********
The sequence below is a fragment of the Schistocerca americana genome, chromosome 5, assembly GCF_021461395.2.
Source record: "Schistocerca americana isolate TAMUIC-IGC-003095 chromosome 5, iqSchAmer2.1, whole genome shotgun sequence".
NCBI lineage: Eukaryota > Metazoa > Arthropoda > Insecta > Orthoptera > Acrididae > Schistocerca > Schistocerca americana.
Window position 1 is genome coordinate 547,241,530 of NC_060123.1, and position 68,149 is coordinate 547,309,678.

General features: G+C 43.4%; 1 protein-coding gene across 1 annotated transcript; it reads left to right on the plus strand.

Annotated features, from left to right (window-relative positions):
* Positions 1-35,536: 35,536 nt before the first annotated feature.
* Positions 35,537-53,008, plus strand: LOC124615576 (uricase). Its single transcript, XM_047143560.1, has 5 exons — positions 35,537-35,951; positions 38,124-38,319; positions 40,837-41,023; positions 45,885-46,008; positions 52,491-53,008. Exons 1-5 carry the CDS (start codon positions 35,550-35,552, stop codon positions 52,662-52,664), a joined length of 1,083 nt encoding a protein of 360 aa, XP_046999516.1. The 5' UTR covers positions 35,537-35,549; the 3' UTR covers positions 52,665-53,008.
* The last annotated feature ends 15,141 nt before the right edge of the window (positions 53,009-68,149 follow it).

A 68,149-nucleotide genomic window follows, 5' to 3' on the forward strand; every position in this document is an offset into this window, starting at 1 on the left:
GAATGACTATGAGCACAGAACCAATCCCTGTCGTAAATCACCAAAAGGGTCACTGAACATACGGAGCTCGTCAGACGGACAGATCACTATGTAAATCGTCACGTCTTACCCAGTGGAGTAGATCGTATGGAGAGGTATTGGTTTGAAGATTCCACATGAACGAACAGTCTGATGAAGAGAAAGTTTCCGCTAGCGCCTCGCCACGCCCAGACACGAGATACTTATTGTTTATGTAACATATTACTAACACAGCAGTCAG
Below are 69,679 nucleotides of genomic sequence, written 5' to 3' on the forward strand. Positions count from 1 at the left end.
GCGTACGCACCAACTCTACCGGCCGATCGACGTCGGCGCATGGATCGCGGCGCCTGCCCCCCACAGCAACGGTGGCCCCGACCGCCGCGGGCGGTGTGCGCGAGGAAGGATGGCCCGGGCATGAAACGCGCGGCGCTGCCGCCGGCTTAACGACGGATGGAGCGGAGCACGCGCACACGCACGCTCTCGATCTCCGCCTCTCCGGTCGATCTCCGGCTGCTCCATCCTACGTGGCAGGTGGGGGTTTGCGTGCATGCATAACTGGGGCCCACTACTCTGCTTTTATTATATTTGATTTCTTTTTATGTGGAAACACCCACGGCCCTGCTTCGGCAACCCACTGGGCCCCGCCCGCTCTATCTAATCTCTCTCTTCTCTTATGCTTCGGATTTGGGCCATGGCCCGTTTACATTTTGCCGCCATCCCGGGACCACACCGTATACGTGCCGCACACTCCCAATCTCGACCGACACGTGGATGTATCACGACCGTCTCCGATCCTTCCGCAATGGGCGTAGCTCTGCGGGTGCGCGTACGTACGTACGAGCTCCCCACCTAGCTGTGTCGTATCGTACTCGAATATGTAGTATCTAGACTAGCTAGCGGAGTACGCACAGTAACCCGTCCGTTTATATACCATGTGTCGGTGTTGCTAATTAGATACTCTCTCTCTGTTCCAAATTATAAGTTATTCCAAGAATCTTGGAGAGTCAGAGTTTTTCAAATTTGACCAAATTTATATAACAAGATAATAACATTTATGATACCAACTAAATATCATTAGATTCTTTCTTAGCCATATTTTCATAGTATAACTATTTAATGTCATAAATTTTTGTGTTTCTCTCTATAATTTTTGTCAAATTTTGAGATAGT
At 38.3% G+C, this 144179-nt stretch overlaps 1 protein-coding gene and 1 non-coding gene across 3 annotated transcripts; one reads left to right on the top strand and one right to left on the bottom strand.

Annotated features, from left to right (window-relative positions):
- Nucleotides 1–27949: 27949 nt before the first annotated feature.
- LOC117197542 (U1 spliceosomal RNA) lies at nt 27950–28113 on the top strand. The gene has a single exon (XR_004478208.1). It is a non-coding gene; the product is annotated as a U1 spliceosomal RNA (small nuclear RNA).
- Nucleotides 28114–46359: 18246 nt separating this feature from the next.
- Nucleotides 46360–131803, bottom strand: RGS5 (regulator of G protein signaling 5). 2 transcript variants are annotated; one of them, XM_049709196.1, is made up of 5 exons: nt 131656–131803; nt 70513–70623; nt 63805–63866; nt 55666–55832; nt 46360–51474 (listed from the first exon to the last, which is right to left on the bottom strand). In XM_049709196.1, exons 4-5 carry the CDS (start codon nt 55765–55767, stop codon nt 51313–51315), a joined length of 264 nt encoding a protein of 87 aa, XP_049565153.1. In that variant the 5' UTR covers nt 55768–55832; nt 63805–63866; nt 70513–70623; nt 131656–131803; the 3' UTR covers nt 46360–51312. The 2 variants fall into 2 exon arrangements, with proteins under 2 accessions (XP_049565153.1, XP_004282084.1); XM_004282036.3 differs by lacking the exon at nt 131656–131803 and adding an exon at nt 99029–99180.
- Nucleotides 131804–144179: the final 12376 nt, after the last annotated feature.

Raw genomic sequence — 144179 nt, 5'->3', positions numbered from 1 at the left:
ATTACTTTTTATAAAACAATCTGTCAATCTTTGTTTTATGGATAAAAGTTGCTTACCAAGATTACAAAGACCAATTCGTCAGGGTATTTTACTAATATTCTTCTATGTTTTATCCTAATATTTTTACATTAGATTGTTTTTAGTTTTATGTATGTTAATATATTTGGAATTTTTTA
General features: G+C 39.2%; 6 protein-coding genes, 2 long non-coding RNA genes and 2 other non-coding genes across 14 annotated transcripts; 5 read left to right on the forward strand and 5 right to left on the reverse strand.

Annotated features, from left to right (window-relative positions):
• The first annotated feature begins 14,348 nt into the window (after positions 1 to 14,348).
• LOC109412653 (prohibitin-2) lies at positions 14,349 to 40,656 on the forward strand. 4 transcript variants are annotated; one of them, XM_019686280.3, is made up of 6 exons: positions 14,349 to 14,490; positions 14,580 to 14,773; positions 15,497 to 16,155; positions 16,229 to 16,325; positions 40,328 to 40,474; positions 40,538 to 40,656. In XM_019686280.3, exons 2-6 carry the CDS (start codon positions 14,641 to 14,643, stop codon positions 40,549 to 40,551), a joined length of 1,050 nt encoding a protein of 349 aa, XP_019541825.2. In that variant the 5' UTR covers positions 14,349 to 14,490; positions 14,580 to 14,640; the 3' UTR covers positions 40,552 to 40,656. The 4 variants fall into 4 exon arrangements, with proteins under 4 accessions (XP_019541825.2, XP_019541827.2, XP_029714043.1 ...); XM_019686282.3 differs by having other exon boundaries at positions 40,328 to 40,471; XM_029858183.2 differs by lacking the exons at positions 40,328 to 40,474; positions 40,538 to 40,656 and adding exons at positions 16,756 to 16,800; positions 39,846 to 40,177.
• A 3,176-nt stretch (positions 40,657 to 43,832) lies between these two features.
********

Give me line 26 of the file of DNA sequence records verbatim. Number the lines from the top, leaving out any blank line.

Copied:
• LOC109412653 (prohibitin-2) lies at positions 14,349 to 40,656 on the forward strand. 4 transcript variants are annotated; one of them, XM_019686280.3, is made up of 6 exons: positions 14,349 to 14,490; positions 14,580 to 14,773; positions 15,497 to 16,155; positions 16,229 to 16,325; positions 40,328 to 40,474; positions 40,538 to 40,656. In XM_019686280.3, exons 2-6 carry the CDS (start codon positions 14,641 to 14,643, stop codon positions 40,549 to 40,551), a joined length of 1,050 nt encoding a protein of 349 aa, XP_019541825.2. In that variant the 5' UTR covers positions 14,349 to 14,490; positions 14,580 to 14,640; the 3' UTR covers positions 40,552 to 40,656. The 4 variants fall into 4 exon arrangements, with proteins under 4 accessions (XP_019541825.2, XP_019541827.2, XP_029714043.1 ...); XM_019686282.3 differs by having other exon boundaries at positions 40,328 to 40,471; XM_029858183.2 differs by lacking the exons at positions 40,328 to 40,474; positions 40,538 to 40,656 and adding exons at positions 16,756 to 16,800; positions 39,846 to 40,177.